Examples

The present disclosure may be further described by the following non-limiting examples.

Example 1 : Calculation of power needed from UV-LEDs for seawater disinfection The calculation of the amount and power of the UVC LEDs needed are based on a seawater disinfection experiment performed using a conventional UV disinfection unit of 15 Watts and a flow rate of 0.50 m 3 /h of real seawater from the Guanabara Bay at Rio de Janeiro. Table 1 details the main disinfection results and characteristics of the seawater from Guanabara Bay. Table 1 :

Per this experiment, using conventional UV lamps, in the entire UV spectrum (UVA+UVB+UVC etc), the total intensity at a flow rate of 0.5 m 3 /h was 178.32 W/m 2 , the resident time was 8.8 s, and the total dosage to obtain Log 4.8 (+99.998%) of cells inactivation was 1569 J/m 2 ; however, when the intensity of UVC radiation, that is the type of radiation which have a real germicidal effect was measured using a radiometer, the results was only 15.5 W/m 2 . Accordingly, the useful UV radiation intensity was 15.5 W/m 2 , and consequently the efficiency was as low as 8.69%. Also, as the germicidal UV radiation is the UVC type and the efficiency was only 8.69%. Thus, the net or effective dosage was 136.5 J/m 2 only. Then, for the case of 0.072 m 3 /h of seawater, with the equations: D = l t (1) I = P/A (2) A =7trh (3) V= 7tr2h (4) Where,

D = Dosage to inactivate a desired number of microorganisms in J/m 2 I = UVC light intensity in W/m2 t = Residence time in seconds P = Total power in Watts that is needed h = Usable length of the reactor A = Contact area in m 2 r = Internal radius of the reactor in meters V = Volume of the reactor in m 3 It is found that: Volume of the reactor needed is 1.94 x 10 "4 m 3 , and from there h = 0.08 m.

Also, A = 0.014 m 2 and from here with I = P/A, it is found that the total power that is needed is around 217 mW. Considering the use of UVC LED, with an efficiency of 75.5% and 6 mW of power each, the total power and number of UVC LED ' s needed is 288 mW and 48 units respectively.

Example 2: Testing of UVC-LED flow cells

Initial experimental tests using an UVC-LEDs flow cell have been performed. The tests were conducted in a UVC-LED reactor based on a simple design as disclosed in Example 1 with not optimized distribution of LED light sources. The results, gave very good disinfection effect of microorganisms, and hence proof the technical feasibility of the disclosed concept. The results also demonstrated that there is space for improvement on design, and indicated that the number of LED units could be minimized and how to reduce the residence time. In addition to show the feasibility of UVC-LED disinfection effectivity for seawater, the results show the importance and influence of seawater turbidity on the final level of cells inactivation. For the filtered seawater (with an 80 μιη pre-filter) the turbidity was below 1 NTU (Nephelometric Turbidity Unit), and the cell inactivation was around 99.99% (Log 4), compared with 90% inactivation when unfiltered water was used (5NTU). So definitely, the increase in turbidity dramatically reduces the efficiency of UV disinfection. But in any case, the reductions for tests performed at greater than 4 NTU turbidity were always close to 90%, that is, Log 1. The result shows that the disinfection system benefits from a pre-filter to ensure their full efficiency, in that way the UVC-LED unit should preferably be positioned after a filter unit.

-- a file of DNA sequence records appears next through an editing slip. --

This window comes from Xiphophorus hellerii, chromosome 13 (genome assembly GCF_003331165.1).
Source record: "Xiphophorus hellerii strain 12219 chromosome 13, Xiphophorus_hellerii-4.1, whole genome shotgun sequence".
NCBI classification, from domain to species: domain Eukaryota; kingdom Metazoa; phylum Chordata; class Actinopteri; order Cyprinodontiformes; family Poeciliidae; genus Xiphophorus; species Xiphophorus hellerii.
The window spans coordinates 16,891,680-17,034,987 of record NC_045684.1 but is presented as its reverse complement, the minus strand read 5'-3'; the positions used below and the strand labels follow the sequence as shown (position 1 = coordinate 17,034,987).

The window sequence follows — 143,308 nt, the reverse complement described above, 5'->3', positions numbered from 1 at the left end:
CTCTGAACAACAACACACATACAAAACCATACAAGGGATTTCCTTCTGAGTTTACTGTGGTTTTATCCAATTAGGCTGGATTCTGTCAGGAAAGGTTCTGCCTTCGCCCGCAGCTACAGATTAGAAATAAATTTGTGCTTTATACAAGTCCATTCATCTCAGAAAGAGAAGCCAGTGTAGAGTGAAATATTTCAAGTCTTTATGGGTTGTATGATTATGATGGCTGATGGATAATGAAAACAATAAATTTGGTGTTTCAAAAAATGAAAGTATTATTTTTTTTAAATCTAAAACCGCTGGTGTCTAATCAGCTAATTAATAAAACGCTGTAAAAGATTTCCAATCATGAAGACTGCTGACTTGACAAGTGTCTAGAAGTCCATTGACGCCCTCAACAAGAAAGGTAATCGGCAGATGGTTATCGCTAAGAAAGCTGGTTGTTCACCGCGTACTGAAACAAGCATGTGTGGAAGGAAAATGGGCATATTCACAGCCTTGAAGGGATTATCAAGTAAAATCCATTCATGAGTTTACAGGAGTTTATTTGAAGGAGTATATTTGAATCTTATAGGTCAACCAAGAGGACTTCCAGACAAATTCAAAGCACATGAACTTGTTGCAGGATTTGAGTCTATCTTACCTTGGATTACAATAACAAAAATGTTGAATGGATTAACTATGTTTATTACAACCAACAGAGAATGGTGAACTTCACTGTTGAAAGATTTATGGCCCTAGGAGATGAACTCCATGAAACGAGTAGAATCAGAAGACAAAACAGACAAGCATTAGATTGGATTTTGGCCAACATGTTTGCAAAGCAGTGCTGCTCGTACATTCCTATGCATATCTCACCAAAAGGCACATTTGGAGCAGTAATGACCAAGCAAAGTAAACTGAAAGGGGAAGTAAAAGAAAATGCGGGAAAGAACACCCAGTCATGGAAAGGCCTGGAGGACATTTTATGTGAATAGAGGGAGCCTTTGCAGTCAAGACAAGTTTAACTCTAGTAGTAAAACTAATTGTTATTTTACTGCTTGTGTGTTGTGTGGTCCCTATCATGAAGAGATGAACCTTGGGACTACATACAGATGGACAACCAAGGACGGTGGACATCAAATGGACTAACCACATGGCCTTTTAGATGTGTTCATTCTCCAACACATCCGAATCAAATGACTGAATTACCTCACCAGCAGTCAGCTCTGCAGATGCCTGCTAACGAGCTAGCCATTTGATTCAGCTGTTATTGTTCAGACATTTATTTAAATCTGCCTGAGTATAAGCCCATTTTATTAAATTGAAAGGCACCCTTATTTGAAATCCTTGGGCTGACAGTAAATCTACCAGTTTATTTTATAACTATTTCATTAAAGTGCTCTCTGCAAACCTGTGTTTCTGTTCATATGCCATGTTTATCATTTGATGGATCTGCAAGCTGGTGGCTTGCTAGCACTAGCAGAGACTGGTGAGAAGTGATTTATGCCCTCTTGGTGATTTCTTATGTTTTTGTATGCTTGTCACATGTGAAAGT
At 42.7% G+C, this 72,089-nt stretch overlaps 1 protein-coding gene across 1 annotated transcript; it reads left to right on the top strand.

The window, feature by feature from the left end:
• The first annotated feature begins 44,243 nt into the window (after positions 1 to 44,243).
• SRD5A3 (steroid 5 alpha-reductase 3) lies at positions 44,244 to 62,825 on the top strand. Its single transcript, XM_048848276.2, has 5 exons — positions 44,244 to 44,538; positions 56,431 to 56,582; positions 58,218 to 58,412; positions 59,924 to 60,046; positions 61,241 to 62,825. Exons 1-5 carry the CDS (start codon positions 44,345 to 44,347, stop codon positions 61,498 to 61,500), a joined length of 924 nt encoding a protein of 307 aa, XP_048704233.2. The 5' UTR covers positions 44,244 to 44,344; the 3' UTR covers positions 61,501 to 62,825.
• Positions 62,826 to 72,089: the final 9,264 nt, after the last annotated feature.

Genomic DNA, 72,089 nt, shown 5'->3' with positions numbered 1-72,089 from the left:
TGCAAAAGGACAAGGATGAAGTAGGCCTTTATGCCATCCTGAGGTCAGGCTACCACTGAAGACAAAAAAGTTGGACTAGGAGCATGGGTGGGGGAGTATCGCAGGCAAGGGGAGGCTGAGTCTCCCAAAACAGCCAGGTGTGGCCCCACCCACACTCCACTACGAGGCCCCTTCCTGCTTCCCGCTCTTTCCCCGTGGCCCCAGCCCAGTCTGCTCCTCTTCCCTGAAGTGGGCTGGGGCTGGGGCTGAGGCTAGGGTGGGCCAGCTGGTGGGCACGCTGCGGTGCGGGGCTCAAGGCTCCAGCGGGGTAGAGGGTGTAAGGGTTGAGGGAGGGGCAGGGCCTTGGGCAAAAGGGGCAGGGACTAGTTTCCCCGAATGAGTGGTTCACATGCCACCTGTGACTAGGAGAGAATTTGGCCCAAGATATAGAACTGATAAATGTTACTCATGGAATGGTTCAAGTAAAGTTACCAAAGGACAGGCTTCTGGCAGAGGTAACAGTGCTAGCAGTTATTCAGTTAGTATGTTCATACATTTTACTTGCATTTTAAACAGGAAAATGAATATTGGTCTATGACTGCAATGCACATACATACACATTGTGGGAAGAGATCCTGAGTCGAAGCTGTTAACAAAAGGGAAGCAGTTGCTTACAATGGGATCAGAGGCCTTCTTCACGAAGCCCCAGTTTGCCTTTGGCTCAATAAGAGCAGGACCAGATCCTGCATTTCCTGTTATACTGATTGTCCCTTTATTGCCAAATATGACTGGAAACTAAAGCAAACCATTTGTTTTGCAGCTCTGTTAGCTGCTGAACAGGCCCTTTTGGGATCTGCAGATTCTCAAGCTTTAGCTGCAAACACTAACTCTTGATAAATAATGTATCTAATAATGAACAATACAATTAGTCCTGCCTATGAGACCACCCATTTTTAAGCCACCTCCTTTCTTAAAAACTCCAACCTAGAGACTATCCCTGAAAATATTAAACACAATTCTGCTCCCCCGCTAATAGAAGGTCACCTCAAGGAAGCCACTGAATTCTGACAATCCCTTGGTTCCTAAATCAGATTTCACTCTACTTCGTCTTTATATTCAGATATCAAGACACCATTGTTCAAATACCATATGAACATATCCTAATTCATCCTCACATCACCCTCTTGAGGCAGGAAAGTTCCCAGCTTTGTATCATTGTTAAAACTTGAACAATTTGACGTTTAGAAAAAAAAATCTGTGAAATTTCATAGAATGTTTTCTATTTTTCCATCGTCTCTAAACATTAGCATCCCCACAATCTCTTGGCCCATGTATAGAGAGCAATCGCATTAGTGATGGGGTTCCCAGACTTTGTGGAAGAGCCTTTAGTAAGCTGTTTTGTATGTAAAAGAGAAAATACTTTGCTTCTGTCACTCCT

For the filtered sea water, and hence low turbidity, an efficiency of more than 99.99% was obtained from 5.3 s to 3.1 s of residence time. For higher flow rates, i.e. less than 3 s of residence time, still 99.95% cell inactivation was obtained.